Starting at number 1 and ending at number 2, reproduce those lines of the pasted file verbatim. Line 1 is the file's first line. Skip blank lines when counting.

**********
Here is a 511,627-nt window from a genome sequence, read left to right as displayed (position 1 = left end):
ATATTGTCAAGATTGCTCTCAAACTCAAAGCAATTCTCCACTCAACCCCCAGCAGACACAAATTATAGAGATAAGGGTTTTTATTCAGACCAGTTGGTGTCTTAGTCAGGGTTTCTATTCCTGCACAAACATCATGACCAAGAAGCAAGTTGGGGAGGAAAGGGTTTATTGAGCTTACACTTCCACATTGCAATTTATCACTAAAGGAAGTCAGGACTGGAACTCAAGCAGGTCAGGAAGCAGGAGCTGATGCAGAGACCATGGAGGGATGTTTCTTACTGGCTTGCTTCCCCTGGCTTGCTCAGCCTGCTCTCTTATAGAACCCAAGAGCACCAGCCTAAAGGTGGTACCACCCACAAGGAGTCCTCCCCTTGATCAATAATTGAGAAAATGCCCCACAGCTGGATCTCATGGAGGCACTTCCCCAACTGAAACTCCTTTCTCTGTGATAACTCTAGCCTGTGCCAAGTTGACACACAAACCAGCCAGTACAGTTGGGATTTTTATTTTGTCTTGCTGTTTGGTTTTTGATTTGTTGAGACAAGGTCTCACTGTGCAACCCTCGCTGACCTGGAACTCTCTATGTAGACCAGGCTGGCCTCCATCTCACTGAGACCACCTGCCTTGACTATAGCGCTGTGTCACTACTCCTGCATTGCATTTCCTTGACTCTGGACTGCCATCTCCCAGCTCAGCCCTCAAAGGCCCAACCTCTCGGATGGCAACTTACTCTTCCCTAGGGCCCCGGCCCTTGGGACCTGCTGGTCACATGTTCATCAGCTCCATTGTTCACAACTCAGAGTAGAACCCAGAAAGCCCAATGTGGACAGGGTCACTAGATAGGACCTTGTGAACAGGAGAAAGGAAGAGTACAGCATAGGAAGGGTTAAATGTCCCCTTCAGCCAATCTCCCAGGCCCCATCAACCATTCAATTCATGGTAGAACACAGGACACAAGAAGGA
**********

Here is a 511,627-nt window from a genome sequence, read left to right as displayed (position 1 = left end):
ATATTGTCAAGATTGCTCTCAAACTCAAAGCAATTCTCCACTCAACCCCCAGCAGACACAAATTATAGAGATAAGGGTTTTTATTCAGACCAGTTGGTGTCTTAGTCAGGGTTTCTATTCCTGCACAAACATCATGACCAAGAAGCAAGTTGGGGAGGAAAGGGTTTATTGAGCTTACACTTCCACATTGCAATTTATCACTAAAGGAAGTCAGGACTGGAACTCAAGCAGGTCAGGAAGCAGGAGCTGATGCAGAGACCATGGAGGGATGTTTCTTACTGGCTTGCTTCCCCTGGCTTGCTCAGCCTGCTCTCTTATAGAACCCAAGAGCACCAGCCTAAAGGTGGTACCACCCACAAGGAGTCCTCCCCTTGATCAATAATTGAGAAAATGCCCCACAGCTGGATCTCATGGAGGCACTTCCCCAACTGAAACTCCTTTCTCTGTGATAACTCTAGCCTGTGCCAAGTTGACACACAAACCAGCCAGTACAGTTGGGATTTTTATTTTGTCTTGCTGTTTGGTTTTTGATTTGTTGAGACAAGGTCTCACTGTGCAACCCTCGCTGACCTGGAACTCTCTATGTAGACCAGGCTGGCCTCCATCTCACTGAGACCACCTGCCTTGACTATAGCGCTGTGTCACTACTCCTGCATTGCATTTCCTTGACTCTGGACTGCCATCTCCCAGCTCAGCCCTCAAAGGCCCAACCTCTCGGATGGCAACTTACTCTTCCCTAGGGCCCCGGCCCTTGGGACCTGCTGGTCACATGTTCATCAGCTCCATTGTTCACAACTCAGAGTAGAACCCAGAAAGCCCAATGTGGACAGGGTCACTAGATAGGACCTTGTGAACAGGAGAAAGGAAGAGTACAGCATAGGAAGGGTTAAATGTCCCCTTCAGCCAATCTCCCAGGCCCCATCAACCATTCAATTCATGGTAGAACACAGGACACAAGAAGGA